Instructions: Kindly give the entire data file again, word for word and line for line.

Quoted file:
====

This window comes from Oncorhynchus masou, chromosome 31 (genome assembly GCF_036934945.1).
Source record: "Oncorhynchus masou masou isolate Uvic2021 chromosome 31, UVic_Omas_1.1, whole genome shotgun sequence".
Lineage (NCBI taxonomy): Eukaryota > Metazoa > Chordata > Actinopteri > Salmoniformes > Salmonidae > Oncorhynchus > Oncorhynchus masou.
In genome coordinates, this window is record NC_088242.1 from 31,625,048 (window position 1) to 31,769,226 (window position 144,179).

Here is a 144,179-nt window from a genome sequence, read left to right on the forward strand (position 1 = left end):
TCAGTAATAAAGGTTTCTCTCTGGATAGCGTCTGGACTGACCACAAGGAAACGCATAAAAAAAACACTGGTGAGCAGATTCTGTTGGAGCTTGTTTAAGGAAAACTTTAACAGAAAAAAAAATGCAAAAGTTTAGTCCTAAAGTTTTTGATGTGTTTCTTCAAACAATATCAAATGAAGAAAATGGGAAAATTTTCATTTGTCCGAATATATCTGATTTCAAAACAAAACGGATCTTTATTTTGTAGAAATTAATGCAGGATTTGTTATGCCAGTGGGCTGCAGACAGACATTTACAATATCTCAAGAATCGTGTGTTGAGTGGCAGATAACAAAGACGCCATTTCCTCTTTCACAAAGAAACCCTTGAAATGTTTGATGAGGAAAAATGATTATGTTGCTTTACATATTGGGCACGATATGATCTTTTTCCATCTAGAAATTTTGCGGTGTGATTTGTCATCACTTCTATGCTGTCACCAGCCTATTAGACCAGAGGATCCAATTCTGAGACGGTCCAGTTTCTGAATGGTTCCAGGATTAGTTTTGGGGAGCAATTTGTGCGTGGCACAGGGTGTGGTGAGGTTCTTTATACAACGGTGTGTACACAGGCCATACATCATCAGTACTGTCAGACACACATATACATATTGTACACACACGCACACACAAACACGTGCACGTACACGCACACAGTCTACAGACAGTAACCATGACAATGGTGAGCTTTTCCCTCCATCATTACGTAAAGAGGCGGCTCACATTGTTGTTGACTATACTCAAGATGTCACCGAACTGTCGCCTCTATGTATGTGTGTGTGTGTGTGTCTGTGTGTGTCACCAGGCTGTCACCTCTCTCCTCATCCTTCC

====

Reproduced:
This window comes from Oncorhynchus masou, chromosome 31 (genome assembly GCF_036934945.1).
Source record: "Oncorhynchus masou masou isolate Uvic2021 chromosome 31, UVic_Omas_1.1, whole genome shotgun sequence".
Lineage (NCBI taxonomy): Eukaryota > Metazoa > Chordata > Actinopteri > Salmoniformes > Salmonidae > Oncorhynchus > Oncorhynchus masou.
In genome coordinates, this window is record NC_088242.1 from 31,625,048 (window position 1) to 31,769,226 (window position 144,179).

Here is a 144,179-nt window from a genome sequence, read left to right on the forward strand (position 1 = left end):
TCAGTAATAAAGGTTTCTCTCTGGATAGCGTCTGGACTGACCACAAGGAAACGCATAAAAAAAACACTGGTGAGCAGATTCTGTTGGAGCTTGTTTAAGGAAAACTTTAACAGAAAAAAAAATGCAAAAGTTTAGTCCTAAAGTTTTTGATGTGTTTCTTCAAACAATATCAAATGAAGAAAATGGGAAAATTTTCATTTGTCCGAATATATCTGATTTCAAAACAAAACGGATCTTTATTTTGTAGAAATTAATGCAGGATTTGTTATGCCAGTGGGCTGCAGACAGACATTTACAATATCTCAAGAATCGTGTGTTGAGTGGCAGATAACAAAGACGCCATTTCCTCTTTCACAAAGAAACCCTTGAAATGTTTGATGAGGAAAAATGATTATGTTGCTTTACATATTGGGCACGATATGATCTTTTTCCATCTAGAAATTTTGCGGTGTGATTTGTCATCACTTCTATGCTGTCACCAGCCTATTAGACCAGAGGATCCAATTCTGAGACGGTCCAGTTTCTGAATGGTTCCAGGATTAGTTTTGGGGAGCAATTTGTGCGTGGCACAGGGTGTGGTGAGGTTCTTTATACAACGGTGTGTACACAGGCCATACATCATCAGTACTGTCAGACACACATATACATATTGTACACACACGCACACACAAACACGTGCACGTACACGCACACAGTCTACAGACAGTAACCATGACAATGGTGAGCTTTTCCCTCCATCATTACGTAAAGAGGCGGCTCACATTGTTGTTGACTATACTCAAGATGTCACCGAACTGTCGCCTCTATGTATGTGTGTGTGTGTGTGTCTGTGTGTGTCACCAGGCTGTCACCTCTCTCCTCATCCTTCC